Ulnar Collateral Ligament problems can be a potentially career threatening, or even career ending, injury. Athletes that perform in overhead throwing sports, which have: poor mechanics, fatigue, and weakness can eventually lead to muscle strain, which will put more stress on the Ulnar Collateral Ligament. This stress can create microscopic tears in the ligament which, overtime, can produce one big tear. When the ligament undergoes stress over a lengthy amount of time, the ligament tends to stretch, which results in the joint becoming loose, because it no longer holds the bones together tightly. While the results of a tear to the Ulnar Collateral Ligament can put a halt to your sport performance, it is unlikely to interrupt the activities of daily living.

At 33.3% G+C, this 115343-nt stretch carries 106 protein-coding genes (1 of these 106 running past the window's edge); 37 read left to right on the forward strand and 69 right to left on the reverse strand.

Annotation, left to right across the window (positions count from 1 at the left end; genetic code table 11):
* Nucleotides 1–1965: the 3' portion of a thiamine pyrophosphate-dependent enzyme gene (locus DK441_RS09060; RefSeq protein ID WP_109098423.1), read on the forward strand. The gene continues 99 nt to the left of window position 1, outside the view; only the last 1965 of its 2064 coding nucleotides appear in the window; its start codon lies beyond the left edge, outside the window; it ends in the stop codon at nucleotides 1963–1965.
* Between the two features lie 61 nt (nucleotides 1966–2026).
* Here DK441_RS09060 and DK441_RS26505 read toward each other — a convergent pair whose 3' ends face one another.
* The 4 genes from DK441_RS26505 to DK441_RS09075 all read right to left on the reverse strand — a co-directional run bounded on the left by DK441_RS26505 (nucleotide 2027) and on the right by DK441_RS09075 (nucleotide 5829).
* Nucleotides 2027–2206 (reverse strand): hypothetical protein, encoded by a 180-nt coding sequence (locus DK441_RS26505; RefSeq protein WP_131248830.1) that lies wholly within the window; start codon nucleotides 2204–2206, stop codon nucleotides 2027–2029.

Extreme valgus stress, particularly during the acceleration phase of throwing, was felt to be responsible for most of the symptoms of a tendon tearing. It was believed that valgus stress led to failure in the medial elbow, medial joint capsule, and lastly, the joint itself. A valgus stress is the test the physician uses to test the stability of the elbow joint. It is also the best known way for a physician to access the condition of the Ulnar Collateral Ligament. A magnetic resonance (MRI) scan and x-ray can be done to further evaluate the health of the Ulnar Collateral Ligament. Diagnosing an Ulnar Collateral Ligament injury is the hardest part because examinations and tests are not 100% accurate. The first reported elbow problem of a professional baseball player was published in 1941. In the 1960’s and early 1970’s, 50 percent of baseball pitchers had an incidence of elbow pain. Afflicted athletes in the 1960’s, mainly baseball pitchers, were diagnosed with “genetic dead arm” and were forced to retire early. The failure of pitchers to maintain their performance at their sport, led to an investigation into throwing mechanics. In the mid-1970’s, despite a heightened understanding of elbow pain in throwing athletes, treatment remained centered around non-operative treatment. The treatment options of an Ulnar Collateral Ligament injury depends on the athlete’s goals. If the athlete wants to return to his sport, that requires overhead throwing and stress on the elbow, then surgical repair of the Ulnar Collateral Ligament is recommended. If the athlete’s goals is joint pain and instability, than there are other non-surgical treatments. Ulnar Collateral Ligament reconstruction is currently the most commonly performed treatment. The first Ulnar Collateral Ligament reconstruction surgery was performed by Frank Jobe. He gave his